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Working Through Tough Spots in Your Form


Volume 5 Number 4
Fall 2004

By Kit LeClair

Why are certain sequences in the taijiquan form so much more difficult than others? There are some simple reasons, and some equally simple solutions.
The opening moves of any taijiquan form will naturally become the most familiar to students. Those moves will have been practiced the longest, and would have been introduced slowly in great detail; plus, they have constantly been reviewed. The opening moves become the building blocks for all subsequent work. They are vehicles for introducing techniques, form, positions, directions, mental focus, and philosophy.
Imagine then, why later moves seem so much more challenging. New, and often more difficult techniques are introduced. New directions are faced. Longer sequences of moves are introduced all at once.
As an example, in the first few moves of the Yang-style short form, we are introduced to the directions of north, east, and west. We orient ourselves towards our bodies' left and right sides, and upper and lower halves. We move around using both moving and fixed foot positions. We ground ourselves and our skills in moves that have clear techniques and applications.
But by the time we get to the middle of the Yang-style short form, we begin to encounter long, challenging sequences of moves such as Squatting Single Whip, Golden Pheasant, Separate Right and Left, Turn and Strike with Heel, that seem to flummox even the best of students.
At first, these moves seem to have nothing to do with our basic building-block postures of Grasping Sparrow¹s Tail. Most of this mid-form sequence, in fact, is done while standing precariously on one leg or the other. The sequence is almost acrobatic in its athleticism, requiring squatting, one-legged stances, turns, and kicks. These challenge every bit of our balance and alignment. (We should not castigate ourselves; careful observation of professional ballet dancers, ice-skaters, and gymnasts will reveal the same problems.)
Even more significant is that once we begin this sequence of moves, we almost immediately have no reference points left to us from the beginning of the form. We are facing different directions, we are trying new stances, we are swamped with new skills to learn. For a short period of time, we are working "without a net."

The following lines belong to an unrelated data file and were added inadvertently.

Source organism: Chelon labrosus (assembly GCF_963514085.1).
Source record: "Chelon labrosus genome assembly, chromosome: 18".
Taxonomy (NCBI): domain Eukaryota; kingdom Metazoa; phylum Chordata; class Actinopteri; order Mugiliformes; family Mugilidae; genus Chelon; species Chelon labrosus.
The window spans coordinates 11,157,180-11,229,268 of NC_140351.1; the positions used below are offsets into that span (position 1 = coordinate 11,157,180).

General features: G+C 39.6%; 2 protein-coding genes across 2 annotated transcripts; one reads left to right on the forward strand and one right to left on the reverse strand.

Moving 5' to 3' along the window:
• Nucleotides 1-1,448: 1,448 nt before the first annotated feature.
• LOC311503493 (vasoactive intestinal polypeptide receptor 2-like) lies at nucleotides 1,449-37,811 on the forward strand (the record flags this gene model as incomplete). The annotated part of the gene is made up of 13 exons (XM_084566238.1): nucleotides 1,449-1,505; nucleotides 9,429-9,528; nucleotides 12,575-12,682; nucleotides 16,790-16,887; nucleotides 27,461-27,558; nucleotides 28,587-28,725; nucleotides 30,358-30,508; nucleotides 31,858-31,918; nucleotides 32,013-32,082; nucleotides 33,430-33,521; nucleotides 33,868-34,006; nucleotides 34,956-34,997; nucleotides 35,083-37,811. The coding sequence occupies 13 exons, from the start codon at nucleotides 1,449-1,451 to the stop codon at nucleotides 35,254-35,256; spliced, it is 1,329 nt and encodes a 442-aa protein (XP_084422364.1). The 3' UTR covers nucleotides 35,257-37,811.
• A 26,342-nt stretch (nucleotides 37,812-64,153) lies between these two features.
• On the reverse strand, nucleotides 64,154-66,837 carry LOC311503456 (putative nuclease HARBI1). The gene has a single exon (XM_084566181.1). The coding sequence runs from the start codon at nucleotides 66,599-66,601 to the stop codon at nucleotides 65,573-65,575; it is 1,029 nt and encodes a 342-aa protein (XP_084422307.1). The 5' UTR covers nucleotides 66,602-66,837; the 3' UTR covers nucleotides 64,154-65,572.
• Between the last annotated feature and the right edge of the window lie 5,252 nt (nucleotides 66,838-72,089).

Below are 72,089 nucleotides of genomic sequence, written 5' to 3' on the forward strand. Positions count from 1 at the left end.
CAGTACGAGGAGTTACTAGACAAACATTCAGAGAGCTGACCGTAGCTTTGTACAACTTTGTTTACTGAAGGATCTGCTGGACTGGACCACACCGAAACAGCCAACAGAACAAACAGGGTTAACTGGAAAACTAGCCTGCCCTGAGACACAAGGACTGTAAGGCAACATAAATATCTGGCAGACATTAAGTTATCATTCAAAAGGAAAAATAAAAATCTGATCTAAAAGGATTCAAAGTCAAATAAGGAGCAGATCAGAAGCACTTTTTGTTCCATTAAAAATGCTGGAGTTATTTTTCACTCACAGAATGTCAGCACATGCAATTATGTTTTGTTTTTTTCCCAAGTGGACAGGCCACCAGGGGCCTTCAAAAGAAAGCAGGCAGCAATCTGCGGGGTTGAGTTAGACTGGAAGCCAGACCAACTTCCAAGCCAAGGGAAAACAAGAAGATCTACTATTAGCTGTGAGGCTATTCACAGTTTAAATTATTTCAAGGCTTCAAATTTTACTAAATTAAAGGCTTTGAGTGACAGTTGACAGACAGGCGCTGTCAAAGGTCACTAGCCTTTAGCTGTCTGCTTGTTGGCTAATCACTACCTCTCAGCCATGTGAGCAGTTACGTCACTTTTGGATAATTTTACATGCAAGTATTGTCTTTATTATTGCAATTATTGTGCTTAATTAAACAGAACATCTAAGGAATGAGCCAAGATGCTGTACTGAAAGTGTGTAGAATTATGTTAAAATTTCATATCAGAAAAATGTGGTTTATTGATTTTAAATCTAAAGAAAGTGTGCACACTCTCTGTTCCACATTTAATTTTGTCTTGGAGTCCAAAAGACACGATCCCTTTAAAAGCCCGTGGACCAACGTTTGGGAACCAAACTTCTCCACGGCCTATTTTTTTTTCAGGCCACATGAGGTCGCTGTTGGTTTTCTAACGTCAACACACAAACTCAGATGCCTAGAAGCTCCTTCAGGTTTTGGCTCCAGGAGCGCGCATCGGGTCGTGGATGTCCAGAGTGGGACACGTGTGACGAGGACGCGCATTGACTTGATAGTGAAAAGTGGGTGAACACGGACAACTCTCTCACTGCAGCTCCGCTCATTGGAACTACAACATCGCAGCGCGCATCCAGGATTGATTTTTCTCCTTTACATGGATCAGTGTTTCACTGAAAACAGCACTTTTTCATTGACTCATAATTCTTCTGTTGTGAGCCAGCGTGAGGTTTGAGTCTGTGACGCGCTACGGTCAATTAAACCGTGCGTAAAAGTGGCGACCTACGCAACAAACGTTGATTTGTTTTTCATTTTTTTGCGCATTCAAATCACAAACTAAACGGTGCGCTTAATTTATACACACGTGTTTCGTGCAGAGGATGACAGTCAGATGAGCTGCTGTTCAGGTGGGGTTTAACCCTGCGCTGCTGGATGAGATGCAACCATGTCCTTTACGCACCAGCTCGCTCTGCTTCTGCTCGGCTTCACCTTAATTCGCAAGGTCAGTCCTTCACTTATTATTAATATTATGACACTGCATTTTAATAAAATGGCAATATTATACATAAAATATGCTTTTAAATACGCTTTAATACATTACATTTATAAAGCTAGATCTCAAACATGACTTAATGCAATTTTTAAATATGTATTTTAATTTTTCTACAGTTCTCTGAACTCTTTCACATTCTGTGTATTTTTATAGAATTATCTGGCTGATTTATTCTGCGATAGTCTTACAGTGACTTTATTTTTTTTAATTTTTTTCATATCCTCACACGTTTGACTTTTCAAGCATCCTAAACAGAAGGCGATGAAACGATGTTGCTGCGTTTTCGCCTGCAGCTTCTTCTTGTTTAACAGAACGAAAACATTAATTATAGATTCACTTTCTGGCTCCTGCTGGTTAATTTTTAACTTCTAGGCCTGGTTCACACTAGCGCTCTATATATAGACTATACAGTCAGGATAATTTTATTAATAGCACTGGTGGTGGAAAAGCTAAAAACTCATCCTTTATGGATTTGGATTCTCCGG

What are some solutions? With some care and attention, new and difficult sequences like these can be brought up to a level of practice that matches earlier, easier moves.
Here are some practice pointers:

€ Break down difficult moves into smaller, more manageable units. Search for their commonality with early "building block" moves. For example, Golden Pheasant could be looked at as a variation of Ward Off.

€ Focus on how to keep grounded while on one foot. This should feel no different than when you¹re about to take any step. Concentrate attention into sinking the tailbone and sinking into the feet.

€ Train by gradually adding more challenges. Instead of always going to the maximum (in a turn or a kick, for example), start by doing a modest version. Increase your capacity bit-by-bit so that you can also keep true to the taijiquan principles at the same time

€ Smooth out transitions between moves. Keep the pelvis level, and focus the mind into the root in order to move, step, or turn.

€ Create new reference points. Get acquainted with the diagonal directions (these should be relative to your body and your flexibility, not rigidly linked to corners of a room).

Don't be afraid to experiment by creating exercises to help yourself develop these necessary skills. The key to this work, nevertheless, must be faithfulness to taijiquan principles, discovering your own abilities, and in understanding the dynamics of the moves.


Kit Leclair is a graphic designer residing in Brooklyn, New York. She has practiced taijiquan for twenty-one years.

Copyright © 2004 by Taijiquan Journal.
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